Along with other species of lemurs, ring-tailed lemurs are responsible for several wildlife reserves being put into place and protecting all other plant and animal species in the area.
Female ring-tailed lemurs typically mate with multiple males during estrous, so males will compete amongst themselves for the right to mate.
Ring-tailed lemurs have improved the economy of Madagascar as they are a common draw for ecotourism.
Ring-tailed lemurs begin mating in April and give birth to 1-2 offspring between August and September after a gestation of 130-144 days.
Because the ring-tailed lemur’s habitat has been altered by humans, their range is large, but their distribution is patchy and dependent on forest cover.
Ring-tailed lemurs are diurnal and search for food from dawn until dusk before huddling together at night to sleep.
Ring-tailed lemurs have four thin fingers and a thumb, with an opposable first toe on the lower appendage to help with climbing trees.
Ring-tailed lemurs have a complex social hierarchy in which females are dominant over males and stay within their native troop.
Ring-tailed lemurs are well-known for their thermoregulatory “sunning” postures, in which they sit upright with their forearms on their knees.
Because of their highly seasonal environment, ring-tailed lemurs are opportunistic omnivores and must exploit a wide variety of food sources throughout the year.
There is no physical sexual dimorphism in the ring-tailed lemur as male and females average the same size of 42.5cm and 2.2kg.
The fur of a ring-tailed lemur is thick and dense and is a solid color ranging from gray to brown being lighter around the face and underbelly.
Ring-tailed lemurs have overlapping home ranges, averaging 1,000m, that are seasonally expanded depending on habitat and habitat quality.
Madagascar’s lemurs, including the ring-tailed lemur, are the most endangered group of mammals and represent the highest primate conservation priority in the world.
The ring-tailed lemur is named for its long, thick, black-and-white-ringed tail and is the only lemur species to possess a striped tail.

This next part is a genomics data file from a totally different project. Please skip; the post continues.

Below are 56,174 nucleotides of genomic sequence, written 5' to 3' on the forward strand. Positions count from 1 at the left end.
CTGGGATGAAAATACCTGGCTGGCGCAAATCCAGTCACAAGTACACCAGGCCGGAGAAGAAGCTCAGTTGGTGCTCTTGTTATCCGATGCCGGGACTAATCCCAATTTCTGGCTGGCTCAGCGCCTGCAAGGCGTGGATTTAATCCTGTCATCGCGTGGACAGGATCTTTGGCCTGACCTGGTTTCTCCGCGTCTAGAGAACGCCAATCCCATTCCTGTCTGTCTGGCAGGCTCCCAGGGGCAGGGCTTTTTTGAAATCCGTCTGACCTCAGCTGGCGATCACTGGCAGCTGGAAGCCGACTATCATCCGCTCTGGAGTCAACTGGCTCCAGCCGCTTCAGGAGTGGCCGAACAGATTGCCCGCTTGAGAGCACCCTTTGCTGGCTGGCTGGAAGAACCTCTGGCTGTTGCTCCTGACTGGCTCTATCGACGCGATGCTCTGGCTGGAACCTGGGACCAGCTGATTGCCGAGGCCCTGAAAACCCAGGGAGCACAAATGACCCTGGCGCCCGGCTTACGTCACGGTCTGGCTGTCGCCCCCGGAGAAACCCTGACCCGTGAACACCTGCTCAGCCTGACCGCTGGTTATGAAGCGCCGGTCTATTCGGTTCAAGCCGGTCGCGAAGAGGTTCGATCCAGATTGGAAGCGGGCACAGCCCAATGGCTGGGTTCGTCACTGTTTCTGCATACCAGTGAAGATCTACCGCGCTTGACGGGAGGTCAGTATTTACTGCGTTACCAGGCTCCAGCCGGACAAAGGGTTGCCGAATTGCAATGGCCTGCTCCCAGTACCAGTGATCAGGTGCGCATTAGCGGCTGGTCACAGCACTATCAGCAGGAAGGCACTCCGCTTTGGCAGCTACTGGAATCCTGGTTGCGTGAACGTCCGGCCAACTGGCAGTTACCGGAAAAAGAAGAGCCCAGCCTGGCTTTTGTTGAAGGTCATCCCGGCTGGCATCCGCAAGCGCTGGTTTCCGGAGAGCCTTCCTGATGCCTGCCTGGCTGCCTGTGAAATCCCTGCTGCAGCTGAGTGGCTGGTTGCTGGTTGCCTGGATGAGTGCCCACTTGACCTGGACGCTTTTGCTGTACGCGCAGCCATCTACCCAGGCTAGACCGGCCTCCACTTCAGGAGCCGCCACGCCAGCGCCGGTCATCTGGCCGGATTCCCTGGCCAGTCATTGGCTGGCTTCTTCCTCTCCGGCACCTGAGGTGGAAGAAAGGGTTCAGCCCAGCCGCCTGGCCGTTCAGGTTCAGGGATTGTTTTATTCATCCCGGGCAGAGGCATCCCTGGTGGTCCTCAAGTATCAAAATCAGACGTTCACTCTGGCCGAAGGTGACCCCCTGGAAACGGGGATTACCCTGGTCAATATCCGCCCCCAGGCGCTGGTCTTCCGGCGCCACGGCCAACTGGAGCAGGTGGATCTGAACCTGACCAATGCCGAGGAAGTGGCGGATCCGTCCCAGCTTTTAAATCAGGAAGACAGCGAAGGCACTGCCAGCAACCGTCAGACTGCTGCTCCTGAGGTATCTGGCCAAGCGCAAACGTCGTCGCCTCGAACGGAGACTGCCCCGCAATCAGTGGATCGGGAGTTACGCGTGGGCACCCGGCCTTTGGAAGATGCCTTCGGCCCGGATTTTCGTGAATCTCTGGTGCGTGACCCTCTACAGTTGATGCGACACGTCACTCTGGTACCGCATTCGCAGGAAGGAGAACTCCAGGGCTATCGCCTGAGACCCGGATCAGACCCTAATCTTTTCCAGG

Ring-tailed lemurs are found in rainforests, continuous canopy, humid montane, subalpine, dry deciduous, gallery, mixed, dry brush, and spiny thorn, scrub bush forests.
Ring-tailed lemurs are endemic to 9 forests in southern and southwestern Madagascar on the continent of Africa.
Ring-tailed lemurs are highly social and live in groups of 15 to 30 called troops, the largest of any lemur species.
The hawksbill turtle communicates by the use of ritual mating behaviors and breeds in shallow waters near the shore.
Male hawksbill turtles are distinguished from females by a brighter pigmentation, a concave plastron, long claws, and a thicker tail.
Hawksbill turtles are found in shoals, sea grass, algal beds, mangrove bays, lagoons, islands, creeks, mud flats, continental shelves, and hard-bottomed and reef habitats containing sponges.
Once sexually mature, most hawksbill turtles undertake complex movements and become highly migratory, but some may settle near their natal beaches.
The hawksbill turtle inhabits the tropical and subtropical waters of the Atlantic Ocean, Indian Ocean, and Pacific Ocean and reside on the coasts of more than 108 countries.
Hawksbill turtle mating occurs in shallow waters every 2-3 years, but it’s unknown whether the turtles are promiscuous or monogamous.
Young hawksbill turtles are unable to dive into deep water and gather in masses of floating sea plants until they’re older.
Hawksbill turtles play a positive role in the ecosystem by contributing to marine and coastal food webs and transporting nutrients within the oceans.
The entire hawksbill turtle nesting process takes roughly 1-3 hours in which the turtles dig pits, lay their eggs, then cover the nests and return to the sea.
Only about 1 in 1,000 hawksbill turtles will survive to adulthood because they must scramble to the ocean, directly after hatching, while avoiding predators.
Hawksbill turtles are believed to be guided inland to their nesting beaches by magnetic fields and the lunar phases and positioning of the moon.
Hawksbill turtles are primarily spongivorous in the Caribbean, omnivorous in the Indo-Pacific and Great Barrier Reef, and more herbivorous in Australia.
Hawksbill turtles are preyed on by humans, sharks, crocodiles, large fish, and octopi, and their nests are robbed by dogs, raccoons, rats, and humans.
Humans have become the hawksbill turtle’s major predator by eating the turtle and its eggs, as well as illegally hunting them to sell their scutes.
Temperature may determine the sex of hawksbill turtles, as cooler environments hatch more males and warmer nests hatch more females.